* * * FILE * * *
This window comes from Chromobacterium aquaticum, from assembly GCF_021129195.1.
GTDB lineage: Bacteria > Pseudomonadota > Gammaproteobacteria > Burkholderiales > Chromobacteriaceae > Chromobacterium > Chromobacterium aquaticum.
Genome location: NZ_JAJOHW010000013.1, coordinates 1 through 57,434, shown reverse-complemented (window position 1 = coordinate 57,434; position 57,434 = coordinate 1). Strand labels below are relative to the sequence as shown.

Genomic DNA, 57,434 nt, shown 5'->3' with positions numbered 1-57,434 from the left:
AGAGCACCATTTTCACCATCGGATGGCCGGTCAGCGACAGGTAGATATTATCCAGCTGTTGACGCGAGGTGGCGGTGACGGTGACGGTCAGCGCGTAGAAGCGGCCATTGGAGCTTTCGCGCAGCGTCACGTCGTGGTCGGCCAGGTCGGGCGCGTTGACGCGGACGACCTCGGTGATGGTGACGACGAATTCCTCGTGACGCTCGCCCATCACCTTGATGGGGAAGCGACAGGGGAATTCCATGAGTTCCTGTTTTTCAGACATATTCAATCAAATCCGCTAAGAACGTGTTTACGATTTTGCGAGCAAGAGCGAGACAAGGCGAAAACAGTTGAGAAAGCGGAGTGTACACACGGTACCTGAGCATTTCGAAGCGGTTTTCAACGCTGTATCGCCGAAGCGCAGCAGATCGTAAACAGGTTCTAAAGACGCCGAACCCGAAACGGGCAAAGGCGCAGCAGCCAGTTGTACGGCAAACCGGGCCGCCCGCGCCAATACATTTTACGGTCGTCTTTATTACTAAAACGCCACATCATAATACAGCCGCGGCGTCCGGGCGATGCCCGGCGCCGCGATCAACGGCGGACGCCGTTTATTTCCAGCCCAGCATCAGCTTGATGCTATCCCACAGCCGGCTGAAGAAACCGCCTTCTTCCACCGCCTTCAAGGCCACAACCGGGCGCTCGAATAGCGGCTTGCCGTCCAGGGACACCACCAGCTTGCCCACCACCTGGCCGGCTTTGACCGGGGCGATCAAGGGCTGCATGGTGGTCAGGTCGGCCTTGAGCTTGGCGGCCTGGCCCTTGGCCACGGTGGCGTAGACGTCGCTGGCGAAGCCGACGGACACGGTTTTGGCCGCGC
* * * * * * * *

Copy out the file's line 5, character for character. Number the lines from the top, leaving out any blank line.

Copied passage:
AGAGCACCATTTTCACCATCGGATGGCCGGTCAGCGACAGGTAGATATTATCCAGCTGTTGACGCGAGGTGGCGGTGACGGTGACGGTCAGCGCGTAGAAGCGGCCATTGGAGCTTTCGCGCAGCGTCACGTCGTGGTCGGCCAGGTCGGGCGCGTTGACGCGGACGACCTCGGTGATGGTGACGACGAATTCCTCGTGACGCTCGCCCATCACCTTGATGGGGAAGCGACAGGGGAATTCCATGAGTTCCTGTTTTTCAGACATATTCAATCAAATCCGCTAAGAACGTGTTTACGATTTTGCGAGCAAGAGCGAGACAAGGCGAAAACAGTTGAGAAAGCGGAGTGTACACACGGTACCTGAGCATTTCGAAGCGGTTTTCAACGCTGTATCGCCGAAGCGCAGCAGATCGTAAACAGGTTCTAAAGACGCCGAACCCGAAACGGGCAAAGGCGCAGCAGCCAGTTGTACGGCAAACCGGGCCGCCCGCGCCAATACATTTTACGGTCGTCTTTATTACTAAAACGCCACATCATAATACAGCCGCGGCGTCCGGGCGATGCCCGGCGCCGCGATCAACGGCGGACGCCGTTTATTTCCAGCCCAGCATCAGCTTGATGCTATCCCACAGCCGGCTGAAGAAACCGCCTTCTTCCACCGCCTTCAAGGCCACAACCGGGCGCTCGAATAGCGGCTTGCCGTCCAGGGACACCACCAGCTTGCCCACCACCTGGCCGGCTTTGACCGGGGCGATCAAGGGCTGCATGGTGGTCAGGTCGGCCTTGAGCTTGGCGGCCTGGCCCTTGGCCACGGTGGCGTAGACGTCGCTGGCGAAGCCGACGGACACGGTTTTGGCCGCGC